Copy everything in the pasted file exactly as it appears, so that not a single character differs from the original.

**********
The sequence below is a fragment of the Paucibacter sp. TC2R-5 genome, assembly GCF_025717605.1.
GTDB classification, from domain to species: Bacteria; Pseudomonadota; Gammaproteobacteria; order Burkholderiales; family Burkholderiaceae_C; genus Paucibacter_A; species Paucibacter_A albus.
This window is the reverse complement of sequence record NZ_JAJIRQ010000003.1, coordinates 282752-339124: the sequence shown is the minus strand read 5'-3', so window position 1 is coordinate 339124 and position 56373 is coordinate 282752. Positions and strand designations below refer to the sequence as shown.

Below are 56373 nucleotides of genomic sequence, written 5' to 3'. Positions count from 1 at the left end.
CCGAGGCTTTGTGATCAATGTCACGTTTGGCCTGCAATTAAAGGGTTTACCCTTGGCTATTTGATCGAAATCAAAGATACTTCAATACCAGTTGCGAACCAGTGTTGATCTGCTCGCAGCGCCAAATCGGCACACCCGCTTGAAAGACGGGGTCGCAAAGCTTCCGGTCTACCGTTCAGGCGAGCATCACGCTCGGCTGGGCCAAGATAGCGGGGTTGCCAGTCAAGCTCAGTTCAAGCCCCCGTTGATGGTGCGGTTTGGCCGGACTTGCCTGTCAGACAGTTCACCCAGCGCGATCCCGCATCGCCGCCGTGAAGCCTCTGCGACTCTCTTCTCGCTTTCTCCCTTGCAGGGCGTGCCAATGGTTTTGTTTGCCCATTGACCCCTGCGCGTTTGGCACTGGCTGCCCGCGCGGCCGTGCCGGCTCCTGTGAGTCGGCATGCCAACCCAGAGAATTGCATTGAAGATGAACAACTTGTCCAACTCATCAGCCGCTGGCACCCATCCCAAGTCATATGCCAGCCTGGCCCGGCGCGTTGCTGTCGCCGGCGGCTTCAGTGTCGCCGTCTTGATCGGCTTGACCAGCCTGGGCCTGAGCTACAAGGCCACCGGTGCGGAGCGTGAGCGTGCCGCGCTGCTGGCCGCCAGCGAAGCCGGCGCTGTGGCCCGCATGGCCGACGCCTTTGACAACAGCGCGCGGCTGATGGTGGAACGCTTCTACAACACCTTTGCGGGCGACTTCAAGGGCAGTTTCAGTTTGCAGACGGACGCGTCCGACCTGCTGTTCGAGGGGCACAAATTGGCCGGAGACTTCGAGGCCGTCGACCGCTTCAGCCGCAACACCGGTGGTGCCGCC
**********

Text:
The sequence below is a fragment of the Paucibacter sp. TC2R-5 genome, assembly GCF_025717605.1.
GTDB classification, from domain to species: Bacteria; Pseudomonadota; Gammaproteobacteria; order Burkholderiales; family Burkholderiaceae_C; genus Paucibacter_A; species Paucibacter_A albus.
This window is the reverse complement of sequence record NZ_JAJIRQ010000003.1, coordinates 282752-339124: the sequence shown is the minus strand read 5'-3', so window position 1 is coordinate 339124 and position 56373 is coordinate 282752. Positions and strand designations below refer to the sequence as shown.

Below are 56373 nucleotides of genomic sequence, written 5' to 3'. Positions count from 1 at the left end.
CCGAGGCTTTGTGATCAATGTCACGTTTGGCCTGCAATTAAAGGGTTTACCCTTGGCTATTTGATCGAAATCAAAGATACTTCAATACCAGTTGCGAACCAGTGTTGATCTGCTCGCAGCGCCAAATCGGCACACCCGCTTGAAAGACGGGGTCGCAAAGCTTCCGGTCTACCGTTCAGGCGAGCATCACGCTCGGCTGGGCCAAGATAGCGGGGTTGCCAGTCAAGCTCAGTTCAAGCCCCCGTTGATGGTGCGGTTTGGCCGGACTTGCCTGTCAGACAGTTCACCCAGCGCGATCCCGCATCGCCGCCGTGAAGCCTCTGCGACTCTCTTCTCGCTTTCTCCCTTGCAGGGCGTGCCAATGGTTTTGTTTGCCCATTGACCCCTGCGCGTTTGGCACTGGCTGCCCGCGCGGCCGTGCCGGCTCCTGTGAGTCGGCATGCCAACCCAGAGAATTGCATTGAAGATGAACAACTTGTCCAACTCATCAGCCGCTGGCACCCATCCCAAGTCATATGCCAGCCTGGCCCGGCGCGTTGCTGTCGCCGGCGGCTTCAGTGTCGCCGTCTTGATCGGCTTGACCAGCCTGGGCCTGAGCTACAAGGCCACCGGTGCGGAGCGTGAGCGTGCCGCGCTGCTGGCCGCCAGCGAAGCCGGCGCTGTGGCCCGCATGGCCGACGCCTTTGACAACAGCGCGCGGCTGATGGTGGAACGCTTCTACAACACCTTTGCGGGCGACTTCAAGGGCAGTTTCAGTTTGCAGACGGACGCGTCCGACCTGCTGTTCGAGGGGCACAAATTGGCCGGAGACTTCGAGGCCGTCGACCGCTTCAGCCGCAACACCGGTGGTGCCGCC